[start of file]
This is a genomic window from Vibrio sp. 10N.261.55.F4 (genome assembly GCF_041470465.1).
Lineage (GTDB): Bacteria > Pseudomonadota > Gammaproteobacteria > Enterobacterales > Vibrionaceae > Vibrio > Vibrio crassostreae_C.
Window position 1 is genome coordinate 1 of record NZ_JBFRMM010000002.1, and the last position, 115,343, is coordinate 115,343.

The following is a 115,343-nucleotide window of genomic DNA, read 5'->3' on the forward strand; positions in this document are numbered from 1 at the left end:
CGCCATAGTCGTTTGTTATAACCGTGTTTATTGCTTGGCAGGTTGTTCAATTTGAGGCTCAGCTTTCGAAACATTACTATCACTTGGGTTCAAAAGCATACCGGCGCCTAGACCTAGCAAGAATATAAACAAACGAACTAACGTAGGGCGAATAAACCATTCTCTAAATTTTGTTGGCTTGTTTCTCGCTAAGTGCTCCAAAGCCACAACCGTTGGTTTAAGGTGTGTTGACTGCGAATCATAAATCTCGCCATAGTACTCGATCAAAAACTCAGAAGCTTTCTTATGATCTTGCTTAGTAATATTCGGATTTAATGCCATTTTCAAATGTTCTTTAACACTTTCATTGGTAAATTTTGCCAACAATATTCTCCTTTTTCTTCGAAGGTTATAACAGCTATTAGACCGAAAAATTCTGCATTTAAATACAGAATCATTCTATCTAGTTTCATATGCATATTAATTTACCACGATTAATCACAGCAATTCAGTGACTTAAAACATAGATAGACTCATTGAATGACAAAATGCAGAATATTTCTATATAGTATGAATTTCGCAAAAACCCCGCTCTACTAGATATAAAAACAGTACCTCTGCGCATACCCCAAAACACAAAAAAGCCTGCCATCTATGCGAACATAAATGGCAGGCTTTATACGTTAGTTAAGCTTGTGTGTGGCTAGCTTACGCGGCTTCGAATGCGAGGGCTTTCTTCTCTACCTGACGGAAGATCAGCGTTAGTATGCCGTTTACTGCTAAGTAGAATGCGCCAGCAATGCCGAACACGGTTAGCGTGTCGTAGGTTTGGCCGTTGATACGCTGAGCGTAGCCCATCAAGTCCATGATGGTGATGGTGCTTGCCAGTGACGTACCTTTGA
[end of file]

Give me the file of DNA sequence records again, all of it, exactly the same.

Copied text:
This is a genomic window from Vibrio sp. 10N.261.55.F4 (genome assembly GCF_041470465.1).
Lineage (GTDB): Bacteria > Pseudomonadota > Gammaproteobacteria > Enterobacterales > Vibrionaceae > Vibrio > Vibrio crassostreae_C.
Window position 1 is genome coordinate 1 of record NZ_JBFRMM010000002.1, and the last position, 115,343, is coordinate 115,343.

The following is a 115,343-nucleotide window of genomic DNA, read 5'->3' on the forward strand; positions in this document are numbered from 1 at the left end:
CGCCATAGTCGTTTGTTATAACCGTGTTTATTGCTTGGCAGGTTGTTCAATTTGAGGCTCAGCTTTCGAAACATTACTATCACTTGGGTTCAAAAGCATACCGGCGCCTAGACCTAGCAAGAATATAAACAAACGAACTAACGTAGGGCGAATAAACCATTCTCTAAATTTTGTTGGCTTGTTTCTCGCTAAGTGCTCCAAAGCCACAACCGTTGGTTTAAGGTGTGTTGACTGCGAATCATAAATCTCGCCATAGTACTCGATCAAAAACTCAGAAGCTTTCTTATGATCTTGCTTAGTAATATTCGGATTTAATGCCATTTTCAAATGTTCTTTAACACTTTCATTGGTAAATTTTGCCAACAATATTCTCCTTTTTCTTCGAAGGTTATAACAGCTATTAGACCGAAAAATTCTGCATTTAAATACAGAATCATTCTATCTAGTTTCATATGCATATTAATTTACCACGATTAATCACAGCAATTCAGTGACTTAAAACATAGATAGACTCATTGAATGACAAAATGCAGAATATTTCTATATAGTATGAATTTCGCAAAAACCCCGCTCTACTAGATATAAAAACAGTACCTCTGCGCATACCCCAAAACACAAAAAAGCCTGCCATCTATGCGAACATAAATGGCAGGCTTTATACGTTAGTTAAGCTTGTGTGTGGCTAGCTTACGCGGCTTCGAATGCGAGGGCTTTCTTCTCTACCTGACGGAAGATCAGCGTTAGTATGCCGTTTACTGCTAAGTAGAATGCGCCAGCAATGCCGAACACGGTTAGCGTGTCGTAGGTTTGGCCGTTGATACGCTGAGCGTAGCCCATCAAGTCCATGATGGTGATGGTGCTTGCCAGTGACGTACCTTTGA